Latest Comments by Hygiene Queen

Hygiene Queen, RN Guide 32,027 Views

Joined Sep 13, '07. Posts: 2,451 (73% Liked) Likes: 8,630

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  • 0

    Hi. Yes, I have hypothyroidism. The brain fog was hideous and I was struggling at work.

    My endo added Cytomel 5mg to my levithyroxine. In my case, it really helped!

    I've moved, had to leave my endo and now having a hard time with an NP who is freaked out about "the dangers of Cytomel" and "duplication of therapy". Ugh! So much ignorance of this disease and am looking for another endo.

    I know your pain!

  • 6

    I actually use a real photo of me as my avatar.

  • 5

    Quote from OldDude
    John Denver
    Whoa, there. That's only to be played in desperate times, such as when the fart CD is not available. It's an acceptable substitute-- but it's a dangerous substitute-- as John Denver has been known to induce seizure, coma and death.

  • 8
    Kitiger, mushyrn, RotorRunner, and 5 others like this.

    Reading these responses just kinda reinforces to me that I gotta be where the music is. That's just how my brain works. Maybe that's why I loved psych and, especially, my dementia patients.

    Anyway, just want to also say that the title of this thread bothers me a bit. "Should nurses be able to..." It sounds like we're a bunch of little kids that need permission to do anything, no matter how trivial.

    Nurses are trusted with some big-time stuff. I would expect we could allow nurses to use their good judgment as to whether they can listen to music or not.

    I mean, I'm sure Old Dude uses discretion with his fart CD...

  • 17

    When I worked geropsych, I played music all the time. Do you know how soothing Marvin Gaye is? The patients loved hearing music... so did I. It soothed me!

    There were nurses elsewhere in the hospital that I noticed played music quietly for themselves on their phones. Again, it was soothing.

    If what we were playing bothered the patients, we turned it off. We also switched it if it was inappropriate like the time I realized we were playing, "Dang me! Dang me! They oughta take a rope and hang me! From the highest treeeeeeeeeeeeee...."

    It never was a distraction and it was usually welcome, but we weren't in an ICU.

  • 1
    3ringnursing likes this.

    Quote from dragonhawk
    I realized other students thought I used a broken cuff, and went and told the teacher, as well as filled her in on my finger stick experience.
    Ah. Seems like there's always a student or two who think "telling on" another student makes them look smart. If they were really smart, they'd realize that things aren't always what they seem, sometimes things don't go as smoothly as they should and that (unless it is something profoundly dangerous) they need to be a tad more gracious to other students' difficulties because they will make mistakes or have trouble with things themselves.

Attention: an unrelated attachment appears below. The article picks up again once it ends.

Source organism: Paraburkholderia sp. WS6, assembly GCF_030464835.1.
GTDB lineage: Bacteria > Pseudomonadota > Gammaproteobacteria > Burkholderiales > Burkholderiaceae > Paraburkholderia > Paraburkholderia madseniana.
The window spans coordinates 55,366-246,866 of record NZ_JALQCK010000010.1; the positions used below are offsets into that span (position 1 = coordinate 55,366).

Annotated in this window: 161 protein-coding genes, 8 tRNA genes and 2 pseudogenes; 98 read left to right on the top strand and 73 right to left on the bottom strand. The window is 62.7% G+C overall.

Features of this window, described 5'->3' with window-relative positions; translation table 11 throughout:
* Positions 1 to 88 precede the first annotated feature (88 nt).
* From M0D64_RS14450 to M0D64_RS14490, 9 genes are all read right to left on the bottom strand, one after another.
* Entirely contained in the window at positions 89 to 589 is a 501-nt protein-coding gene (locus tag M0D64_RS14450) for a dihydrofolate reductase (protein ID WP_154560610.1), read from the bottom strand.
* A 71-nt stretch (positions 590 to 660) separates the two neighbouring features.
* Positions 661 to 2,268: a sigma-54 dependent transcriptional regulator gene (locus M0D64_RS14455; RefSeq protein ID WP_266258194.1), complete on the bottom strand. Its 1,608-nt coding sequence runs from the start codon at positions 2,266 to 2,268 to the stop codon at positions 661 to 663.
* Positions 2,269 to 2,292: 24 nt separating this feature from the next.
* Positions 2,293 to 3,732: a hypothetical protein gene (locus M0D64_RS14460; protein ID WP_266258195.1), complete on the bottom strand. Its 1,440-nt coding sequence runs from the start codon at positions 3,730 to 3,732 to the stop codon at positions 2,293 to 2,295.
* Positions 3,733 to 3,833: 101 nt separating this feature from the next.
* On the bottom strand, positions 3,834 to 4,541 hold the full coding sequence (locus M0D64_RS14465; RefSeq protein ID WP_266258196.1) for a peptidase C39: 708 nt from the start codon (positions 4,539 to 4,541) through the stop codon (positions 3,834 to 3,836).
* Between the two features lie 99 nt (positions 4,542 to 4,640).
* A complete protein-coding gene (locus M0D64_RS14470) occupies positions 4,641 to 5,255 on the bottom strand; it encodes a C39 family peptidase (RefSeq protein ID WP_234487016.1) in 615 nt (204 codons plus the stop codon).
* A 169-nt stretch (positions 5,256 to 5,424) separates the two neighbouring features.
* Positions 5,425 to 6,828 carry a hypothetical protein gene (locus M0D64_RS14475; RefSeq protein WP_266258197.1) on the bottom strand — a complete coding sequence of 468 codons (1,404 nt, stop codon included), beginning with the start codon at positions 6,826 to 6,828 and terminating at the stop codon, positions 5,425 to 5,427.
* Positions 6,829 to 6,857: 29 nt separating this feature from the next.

What a bunch of baloney and I'm sorry that happened to you.

  • 25

    Quote from Davey Do
    So I believe an unconscious person has some awareness of what's being said to them, for whatever it's worth.
    I do too.

    When I was working as an aide in nursing home, we had a resident who was dying and comatose. She had been a very exacting woman and one of her demands was that we aides brush her hair for her at bedtime.

    Well, I took care of her one evening while she was in this comatose state and I brushed her hair and spoke to her as if she could hear me. I was just doing what she would have liked and I had always been taught "hearing is the last thing to go".

    She ended up getting her second wind and pulling through for a bit longer. We were surprised. Not long after, I took care of her again and she had a couple of things to tell me.

    First, she stated she was, indeed, able to hear and was somewhat aware. She told me I was the only one during that time that bothered to brush her hair and she knew it was me because of my voice. This just about brought tears to my eyes and gave me chills.

    Second, she angrily recounted how a certain nurse had pushed the head of her bed away from the wall and proceeded to pray over her. This nurse's beliefs were not her own and she was livid that this had been forced upon her.

    I can tell you that I never forgot that conversation and it had a profound effect upon me.

  • 1
    rn1965 likes this.

    Quote from Pamcorey
    Ur probably right. it was a simple question:What ti m e frame is a prn due to the patient kinda like on a routine schedule it can be an hour before or late. I just had a simple question.
    That depends on your facility. We had to give any pulled PRN's within 30 minutes of pulling them, though it wasn't really enforced. Some places may give you more or less time.

  • 0

    I worked on a geropsych unit. We hired actual CNA's and preferred that they had eldercare (especially dementia type) experience prior to working with us. We called them PCT's. They worked along side the BHA's, who were staff that had a bachelor's and would run the groups.

    The PCT's took care of ADL's, but the BHA's were expected to help with this (as did the nurses when we could). Our setting was like a mini nursing home.

    When our PCT's floated to other units, there was not much they could do besides q15 minute rounds and 1:1's. Booooooring!